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Thanks for the ideas. Smiley

I found a used copy of Play the French, 1st edition and am on my way to the bookstore to pick up How to Play Against e4.

------------------

Regarding the Flexible French, true, he spends 2.5 pages on it. Alas, while I love most of the book and highly recommend it both for the ideas and fun commentary, that's not enough for me.

Besides, I don't like his "Kung Fu" line 4.Nf3 Nc6!? 5.Bd3 Bd6 because White has and often uses the extra option of 5.Bb5. I would prefer to reach the same position via 4.Nf3 Bd6 5.Bd3 Nc6. Whenever possible, I like to limit my opening study to the minimum needed to achieve a reasonable position that permits me good chances of outplaying my opponent in the middlegame.
  
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Re: Book covering the French exchange
Reply #6 - 04/23/09 at 16:01:01
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likesforests wrote on 04/23/09 at 08:09:50:
I own two books on the French:
  * The Flexible French by Moskalenko
  * Chess Explained: The French by Eingorn & Bogdanov

Unfortunately, neither book discusses the Exchange  (cut)


In fact Moskalenko does have a (albeit brief) chapter on the Exchange Variation pp 253-255. It is pretty standard material, apart from the unusual suggestion 4 Nf3 Nc6 5 Bb5 Ne7 (instead of 5...Bd6 6 c4 dxc4 7 d5 a6 8 Ba4 b5 9 dxc6 bxa4 given by McDonald in HTPA1e4) - Moskalenko quotes from three of his own games in which he played this as Black.

Nimzowitsch faced the Exchange quite a bit, including several games that began 1 e4 Nc6. Check out his "Praxis" for his ideas on how to play symmetrical lines for a win.

I'm sure that Uhlmann's out of print book is available somewhere on the Web as a pdf download.

In the 1990s I played a lot of games as White with the Exchange Winawer. After 3 Nc3 Bb4 4 exd5 exd5 5 Bd3 (for Watson's attempt to revive Larsen's 5 Qf3, see "Dangerous Weapons: the French" pp 78-99) I eventually came to the conclusion that 5...c6 is a very logical and strong reply, avoiding symmetry, "doing something that White can't", and enabling Black's good bishop to retreat to its best post on d6.
  
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Re: Book covering the French exchange
Reply #5 - 04/23/09 at 15:28:36
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Zoo,

"Any edition of John Watson's Play The French will give you more than enough in order to play ambitiously the Exchange French with Black or White"

I have the 3rd edition of Play the French, and to be honest, I don't think he covers the Exchange as well as Mcdonald. Watson gives far more detailed coverage of the Winawer and other more 'important' lines. Watson is, of course, still an essential part of any French player's library.

Bibs,

"Plus - check out games of Uhlmann and Korchnoi." Good advice as always; but Uhlmann's "Winning with the French" is sadly out of print and only has a handful of exchange games anyway. Highly recommended though, if likesforests can get hold of it. It's one of my favourite chess books.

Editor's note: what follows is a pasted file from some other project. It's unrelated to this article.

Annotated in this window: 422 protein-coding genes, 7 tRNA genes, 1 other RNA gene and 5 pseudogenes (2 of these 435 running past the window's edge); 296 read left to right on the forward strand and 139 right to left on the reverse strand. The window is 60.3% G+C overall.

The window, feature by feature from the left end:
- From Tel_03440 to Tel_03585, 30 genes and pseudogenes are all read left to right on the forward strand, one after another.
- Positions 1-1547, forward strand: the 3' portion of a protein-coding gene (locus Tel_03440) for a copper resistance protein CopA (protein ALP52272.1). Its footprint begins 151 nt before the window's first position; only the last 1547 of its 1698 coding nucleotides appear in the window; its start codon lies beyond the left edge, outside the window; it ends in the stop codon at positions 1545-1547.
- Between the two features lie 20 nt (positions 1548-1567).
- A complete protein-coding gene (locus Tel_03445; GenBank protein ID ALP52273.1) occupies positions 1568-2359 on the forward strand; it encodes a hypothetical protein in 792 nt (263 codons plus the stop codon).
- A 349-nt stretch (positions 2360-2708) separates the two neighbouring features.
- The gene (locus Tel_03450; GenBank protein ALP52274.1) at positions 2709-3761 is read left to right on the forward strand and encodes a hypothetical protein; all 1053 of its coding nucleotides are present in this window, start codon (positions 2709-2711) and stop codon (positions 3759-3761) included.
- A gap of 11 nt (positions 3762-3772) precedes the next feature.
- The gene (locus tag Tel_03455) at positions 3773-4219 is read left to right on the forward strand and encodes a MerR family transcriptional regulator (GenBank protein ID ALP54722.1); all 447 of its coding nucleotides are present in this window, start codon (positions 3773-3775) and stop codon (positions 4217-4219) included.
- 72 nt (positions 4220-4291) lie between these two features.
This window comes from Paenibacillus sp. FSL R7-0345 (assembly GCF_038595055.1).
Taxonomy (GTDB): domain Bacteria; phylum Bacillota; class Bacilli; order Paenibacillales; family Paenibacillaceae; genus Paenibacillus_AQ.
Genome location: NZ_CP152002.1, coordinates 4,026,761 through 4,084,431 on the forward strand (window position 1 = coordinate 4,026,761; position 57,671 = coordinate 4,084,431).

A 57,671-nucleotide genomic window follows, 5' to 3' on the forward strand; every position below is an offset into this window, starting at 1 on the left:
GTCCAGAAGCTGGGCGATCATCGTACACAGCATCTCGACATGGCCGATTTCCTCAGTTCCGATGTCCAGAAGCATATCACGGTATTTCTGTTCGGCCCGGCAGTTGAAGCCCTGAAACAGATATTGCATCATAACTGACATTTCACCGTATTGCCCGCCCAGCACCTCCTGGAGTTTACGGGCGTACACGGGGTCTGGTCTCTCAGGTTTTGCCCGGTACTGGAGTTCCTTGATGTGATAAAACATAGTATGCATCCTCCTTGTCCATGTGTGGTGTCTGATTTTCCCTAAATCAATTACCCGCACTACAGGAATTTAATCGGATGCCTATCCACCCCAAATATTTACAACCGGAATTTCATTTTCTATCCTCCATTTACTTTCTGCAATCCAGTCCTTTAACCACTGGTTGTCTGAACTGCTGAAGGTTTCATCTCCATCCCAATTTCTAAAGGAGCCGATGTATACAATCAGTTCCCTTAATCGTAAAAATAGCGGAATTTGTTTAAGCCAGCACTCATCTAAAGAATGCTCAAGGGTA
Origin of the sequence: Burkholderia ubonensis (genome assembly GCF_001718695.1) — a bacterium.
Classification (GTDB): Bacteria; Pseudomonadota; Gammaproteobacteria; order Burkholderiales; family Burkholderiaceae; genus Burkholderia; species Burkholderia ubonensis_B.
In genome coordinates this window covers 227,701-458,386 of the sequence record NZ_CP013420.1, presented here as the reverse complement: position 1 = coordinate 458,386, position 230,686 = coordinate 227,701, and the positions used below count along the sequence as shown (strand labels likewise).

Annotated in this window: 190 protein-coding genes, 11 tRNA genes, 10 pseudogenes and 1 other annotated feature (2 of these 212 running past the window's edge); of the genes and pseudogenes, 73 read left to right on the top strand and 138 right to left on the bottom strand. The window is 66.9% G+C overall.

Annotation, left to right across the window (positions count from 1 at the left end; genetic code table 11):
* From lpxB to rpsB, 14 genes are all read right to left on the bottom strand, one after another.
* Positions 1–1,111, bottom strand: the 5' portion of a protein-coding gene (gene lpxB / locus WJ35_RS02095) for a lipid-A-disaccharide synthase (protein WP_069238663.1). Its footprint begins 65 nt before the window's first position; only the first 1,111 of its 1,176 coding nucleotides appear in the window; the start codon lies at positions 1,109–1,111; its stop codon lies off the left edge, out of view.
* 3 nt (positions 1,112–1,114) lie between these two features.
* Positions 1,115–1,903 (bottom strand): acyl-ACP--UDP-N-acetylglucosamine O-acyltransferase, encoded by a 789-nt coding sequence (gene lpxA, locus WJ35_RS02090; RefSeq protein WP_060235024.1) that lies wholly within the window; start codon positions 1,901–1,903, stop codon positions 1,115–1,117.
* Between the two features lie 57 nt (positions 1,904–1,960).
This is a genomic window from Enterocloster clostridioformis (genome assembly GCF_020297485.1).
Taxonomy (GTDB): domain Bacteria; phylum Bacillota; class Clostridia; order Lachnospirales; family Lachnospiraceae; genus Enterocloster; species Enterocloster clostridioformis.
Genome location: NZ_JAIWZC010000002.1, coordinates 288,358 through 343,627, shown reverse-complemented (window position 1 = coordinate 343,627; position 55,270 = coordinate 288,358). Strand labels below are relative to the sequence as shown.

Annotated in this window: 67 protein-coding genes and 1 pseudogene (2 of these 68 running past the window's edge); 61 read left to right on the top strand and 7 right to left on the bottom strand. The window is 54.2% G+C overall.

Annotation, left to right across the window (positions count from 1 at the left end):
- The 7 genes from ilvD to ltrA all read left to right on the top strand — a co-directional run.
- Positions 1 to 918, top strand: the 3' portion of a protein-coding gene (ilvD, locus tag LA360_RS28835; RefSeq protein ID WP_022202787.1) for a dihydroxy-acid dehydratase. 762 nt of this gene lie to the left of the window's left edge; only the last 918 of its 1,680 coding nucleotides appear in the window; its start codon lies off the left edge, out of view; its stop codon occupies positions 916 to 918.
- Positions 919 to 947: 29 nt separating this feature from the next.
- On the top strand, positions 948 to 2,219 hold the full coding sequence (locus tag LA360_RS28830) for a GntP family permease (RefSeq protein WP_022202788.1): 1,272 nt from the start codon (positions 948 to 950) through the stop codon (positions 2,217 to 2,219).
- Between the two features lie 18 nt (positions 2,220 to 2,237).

MilenPetrov,

"Mastering the French is a must": this is Mcdonald's widely praised 1997 book, which is also, sadly, long out of print. I have this book too, but still feel that Mcdonald's 2008 book, "How to Play against 1.e4 has better coverage of the Exchange, from an average player's point of view.





  
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MilenPetrov
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Re: Book covering the French exchange
Reply #4 - 04/23/09 at 13:23:12
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Mastering the French is a must even it covers the pwn structures in general, but still it could be useful for understanding the French Exchange.
  
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Bibs
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Re: Book covering the French exchange
Reply #3 - 04/23/09 at 11:00:50
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Plus - check out games of Uhlmann and Korchnoi.
  
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Re: Book covering the French exchange
Reply #2 - 04/23/09 at 10:17:58
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Any edition of John Watson's Play The French will give you more than enough in order to play ambitiously the Exchange French with Black or White. It is not drawish in itself, but becomes a draw when both players agree to swap rooks on the e-file, then bishops etc. Many French players try the Exchange on occasion when they are White.
  
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Re: Book covering the French exchange
Reply #1 - 04/23/09 at 09:25:52
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I thought Neil Mcdonald's recent: How to Play against 1.e4(which is a French repertoire book) covered it very well. I quite look forward to facing the the French exchange now Cool
  
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C01: Book covering the French exchange
04/23/09 at 08:09:50
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I own two books on the French:
  * The Flexible French by Moskalenko
  * Chess Explained: The French by Eingorn & Bogdanov

Unfortunately, neither book discusses the Exchange and these games are not always drawish. For example, today one of my games began 1.e4 e6 2.d4 d5 3.exd5 exd5 4.c4 Nf6 5.Nc3 Bb4 and ended up being a battle against an isolated queen's pawn.

What would be good resources for the French exchange?
« Last Edit: 07/25/11 at 18:06:47 by dom »